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Self-Care Is Not About You

By Andrew McCallum

If I were to ask you, “What does self-care mean to you?”, does your mind immediately wander to bubble baths, a couple of glasses of wine, massages, long lazy lunches, a day at the spa…? Or do your eyes glaze over wistfully as you think, “I wish!” As much as those luxuries would be welcome in most of our lives, we know they aren’t realistic and achievable – except, perhaps, as an extra-special treat.


The term ‘self-care’ suggests it is about ‘self’. But in context of caring, it is anything but.


As a carer or parent, you’re on-call 24/7. The responsibility is enormous and the stakes are high. But what happens when the carer or parent becomes sick or incapable of providing the care? This is every carer’s worst nightmare.


Think of yourself as a cup.


Sometimes, you feel your cup is empty. Your resources have been drained and you feel you’ve nothing left to give. That’s when the guilt kicks in – when you realise you’re not Superman or Wonder Woman, but feel you ought to be.


On the other hand, sometimes you feel your cup is full and running over; not with the milk of human kindness, but with stress and worry and chaos and challenges and that ‘just-one-more-thing’ you suddenly find yourself having to cope with.


So, what do we really mean when we talk about self-care? And how can we achieve it with everything else that’s going on?


Self-care is about keeping enough space in your cup so you can deal with the tough stuff that inevitably comes along when you’re a carer, without that cup being overwhelmed and running over.


Self-care is about finding small ways creating that little bit of extra space that will make you a little more resilient, a little bit stronger for the person you are caring for.


Self-care is not about you. It’s about the person you’re looking after.


Of course, it sounds really simple – and it isn’t simple.


But the first step is. The first step is just to give yourself permission. The first step is to say to yourself, “Okay, if I don’t have space in my cup, then I’m not going to be as much use as I want to be and need to be to… [the name of the person you’re caring for].”


So, actually, doing things to create that space is not selfish. What you’re doing is creating space to be able to care for the people you care for.


One of the best ways to do that is to have people around you. It’s important to have people who can help look after you, listen to you offload, provide another perspective, share their experience and knowledge with you, and maybe even help you shoulder some of the workload.


Keep in touch with your friends. Even just a five-minute natter on the phone can make all the difference.


Find a network you can join. Ask other carers or parents to find out if there’s a carers group in your area. Many groups and charities, like Little Miracles, have family support workers or volunteers who organise and support carers groups and other activities that help create the space you need.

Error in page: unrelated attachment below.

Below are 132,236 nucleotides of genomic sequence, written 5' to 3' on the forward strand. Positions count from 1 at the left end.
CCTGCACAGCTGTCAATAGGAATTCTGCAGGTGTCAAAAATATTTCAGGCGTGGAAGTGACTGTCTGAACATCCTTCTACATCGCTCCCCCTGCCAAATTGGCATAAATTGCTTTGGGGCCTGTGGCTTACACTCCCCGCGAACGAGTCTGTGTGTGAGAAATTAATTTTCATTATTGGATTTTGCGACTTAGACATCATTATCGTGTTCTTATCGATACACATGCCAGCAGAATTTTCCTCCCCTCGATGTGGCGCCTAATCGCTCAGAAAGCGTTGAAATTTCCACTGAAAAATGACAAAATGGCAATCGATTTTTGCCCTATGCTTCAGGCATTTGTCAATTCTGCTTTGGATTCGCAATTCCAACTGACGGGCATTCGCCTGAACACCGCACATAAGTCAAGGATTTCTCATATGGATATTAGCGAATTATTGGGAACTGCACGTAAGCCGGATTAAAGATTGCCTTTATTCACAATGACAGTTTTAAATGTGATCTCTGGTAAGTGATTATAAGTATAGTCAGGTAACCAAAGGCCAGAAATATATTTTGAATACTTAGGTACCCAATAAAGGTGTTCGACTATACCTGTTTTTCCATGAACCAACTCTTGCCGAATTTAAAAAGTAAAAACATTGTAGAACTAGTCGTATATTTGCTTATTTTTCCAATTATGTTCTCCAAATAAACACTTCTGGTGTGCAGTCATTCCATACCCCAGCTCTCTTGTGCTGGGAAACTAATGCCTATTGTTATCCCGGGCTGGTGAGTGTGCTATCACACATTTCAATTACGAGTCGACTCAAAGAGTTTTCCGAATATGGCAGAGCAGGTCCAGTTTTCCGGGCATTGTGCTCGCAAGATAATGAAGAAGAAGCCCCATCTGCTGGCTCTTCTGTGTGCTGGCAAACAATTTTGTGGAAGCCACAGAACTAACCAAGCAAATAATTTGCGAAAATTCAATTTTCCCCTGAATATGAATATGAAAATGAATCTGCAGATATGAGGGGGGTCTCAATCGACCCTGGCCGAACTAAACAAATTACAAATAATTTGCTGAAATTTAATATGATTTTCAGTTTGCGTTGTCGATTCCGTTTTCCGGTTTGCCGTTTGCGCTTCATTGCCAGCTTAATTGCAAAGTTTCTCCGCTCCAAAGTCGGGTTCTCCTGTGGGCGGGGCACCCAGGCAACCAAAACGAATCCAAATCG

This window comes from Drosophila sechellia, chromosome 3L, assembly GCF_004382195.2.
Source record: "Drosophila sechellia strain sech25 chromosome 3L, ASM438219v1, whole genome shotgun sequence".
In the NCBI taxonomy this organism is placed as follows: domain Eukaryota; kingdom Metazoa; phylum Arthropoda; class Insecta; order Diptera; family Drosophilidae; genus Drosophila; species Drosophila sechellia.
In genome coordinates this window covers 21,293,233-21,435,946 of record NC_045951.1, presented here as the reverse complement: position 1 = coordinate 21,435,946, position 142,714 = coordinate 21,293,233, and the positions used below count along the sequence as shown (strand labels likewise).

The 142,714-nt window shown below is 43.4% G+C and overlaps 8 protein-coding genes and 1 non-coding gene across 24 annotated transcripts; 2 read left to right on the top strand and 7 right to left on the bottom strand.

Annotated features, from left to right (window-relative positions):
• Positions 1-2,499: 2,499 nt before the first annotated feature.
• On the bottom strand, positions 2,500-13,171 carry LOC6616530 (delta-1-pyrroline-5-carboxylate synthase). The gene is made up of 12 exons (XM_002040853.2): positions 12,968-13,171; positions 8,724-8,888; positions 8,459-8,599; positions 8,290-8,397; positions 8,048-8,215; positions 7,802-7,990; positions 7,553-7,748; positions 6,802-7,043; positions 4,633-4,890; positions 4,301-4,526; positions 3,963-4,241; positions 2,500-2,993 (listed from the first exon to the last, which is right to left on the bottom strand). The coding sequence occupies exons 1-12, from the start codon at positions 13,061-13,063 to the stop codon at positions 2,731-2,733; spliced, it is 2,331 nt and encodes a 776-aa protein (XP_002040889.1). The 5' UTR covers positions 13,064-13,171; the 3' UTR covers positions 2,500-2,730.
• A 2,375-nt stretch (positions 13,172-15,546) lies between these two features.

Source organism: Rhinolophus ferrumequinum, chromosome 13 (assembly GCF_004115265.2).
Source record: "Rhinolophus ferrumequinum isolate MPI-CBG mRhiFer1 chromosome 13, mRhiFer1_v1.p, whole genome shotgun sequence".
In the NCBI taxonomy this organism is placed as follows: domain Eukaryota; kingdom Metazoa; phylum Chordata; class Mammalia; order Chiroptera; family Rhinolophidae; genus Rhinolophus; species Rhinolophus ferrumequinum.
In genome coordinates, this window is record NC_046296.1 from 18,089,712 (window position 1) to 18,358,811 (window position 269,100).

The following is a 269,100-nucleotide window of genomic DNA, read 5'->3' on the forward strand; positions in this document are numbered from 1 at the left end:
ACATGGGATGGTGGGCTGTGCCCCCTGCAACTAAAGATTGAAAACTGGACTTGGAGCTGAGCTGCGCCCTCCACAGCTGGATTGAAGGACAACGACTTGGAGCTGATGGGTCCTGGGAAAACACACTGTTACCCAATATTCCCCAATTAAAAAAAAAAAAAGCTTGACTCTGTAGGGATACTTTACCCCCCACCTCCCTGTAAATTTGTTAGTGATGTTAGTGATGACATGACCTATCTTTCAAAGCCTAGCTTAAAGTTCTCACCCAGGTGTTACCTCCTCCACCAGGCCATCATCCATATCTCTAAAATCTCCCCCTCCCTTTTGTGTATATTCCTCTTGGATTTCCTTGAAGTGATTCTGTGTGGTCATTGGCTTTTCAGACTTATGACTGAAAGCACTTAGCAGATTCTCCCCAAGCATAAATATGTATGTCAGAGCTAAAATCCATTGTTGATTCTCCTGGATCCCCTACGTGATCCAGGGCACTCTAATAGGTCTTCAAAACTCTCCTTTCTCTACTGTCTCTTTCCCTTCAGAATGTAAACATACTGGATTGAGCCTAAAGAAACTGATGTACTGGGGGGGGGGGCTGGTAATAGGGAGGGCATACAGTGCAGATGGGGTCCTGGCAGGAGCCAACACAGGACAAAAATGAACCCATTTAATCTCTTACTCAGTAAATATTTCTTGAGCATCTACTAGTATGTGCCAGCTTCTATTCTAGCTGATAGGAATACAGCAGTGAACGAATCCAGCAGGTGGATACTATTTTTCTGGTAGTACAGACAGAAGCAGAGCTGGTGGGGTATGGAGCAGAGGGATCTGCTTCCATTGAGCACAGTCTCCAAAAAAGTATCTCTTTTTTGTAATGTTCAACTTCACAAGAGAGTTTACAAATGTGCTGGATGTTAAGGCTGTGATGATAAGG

If you have internet access, join carers networks on social media. In times of stress, it can be tremendously liberating and reassuring to know you’re not alone. A friendly supportive tweet can make all the difference – to other carers as well as to yourself.  Sometimes ev well-timed med cat video from Youtube can make all the difference!


Mindfulness is another great way of expanding that space within you. ‘Mindfulness’ is just a fancy name for paying more attention to the present moment, to your own thoughts and feelings, and to the world around you. When you’re a carer, you can easily find yourself rushing through life without stopping to notice much. Mindfulness is about pausing, just for a minute or so, and reconnecting with yourself.


Take a five-minute walk outside and stand in the sun (or rain!). Stop. Close your eyes. Breathe deeply. Focus on your senses. What can you feel? What can you hear? What can you smell?


Sit down for five minutes. Listen – really listen – to a favourite track from a favourite album.


Have a potter in the garden. Tend a pot plant.


Have a quick snuggle on the settee.


There is no right or wrong way to mindfulness. It’s about what works for you and the opportunities that come your way in your life as a carer.


Stop and think about your day. Where is there space? Where are there opportunities for some ‘you’ time?


Are you still at the ‘guilt phase’, perhaps? Then get over it! Taking some time to build your resilience pays dividends to the person you’re caring for.


However you do it, just do it! Please, please… take care!  – and if you’re not sure how or need a bit of a nudge then please give us a call on 01733 262226.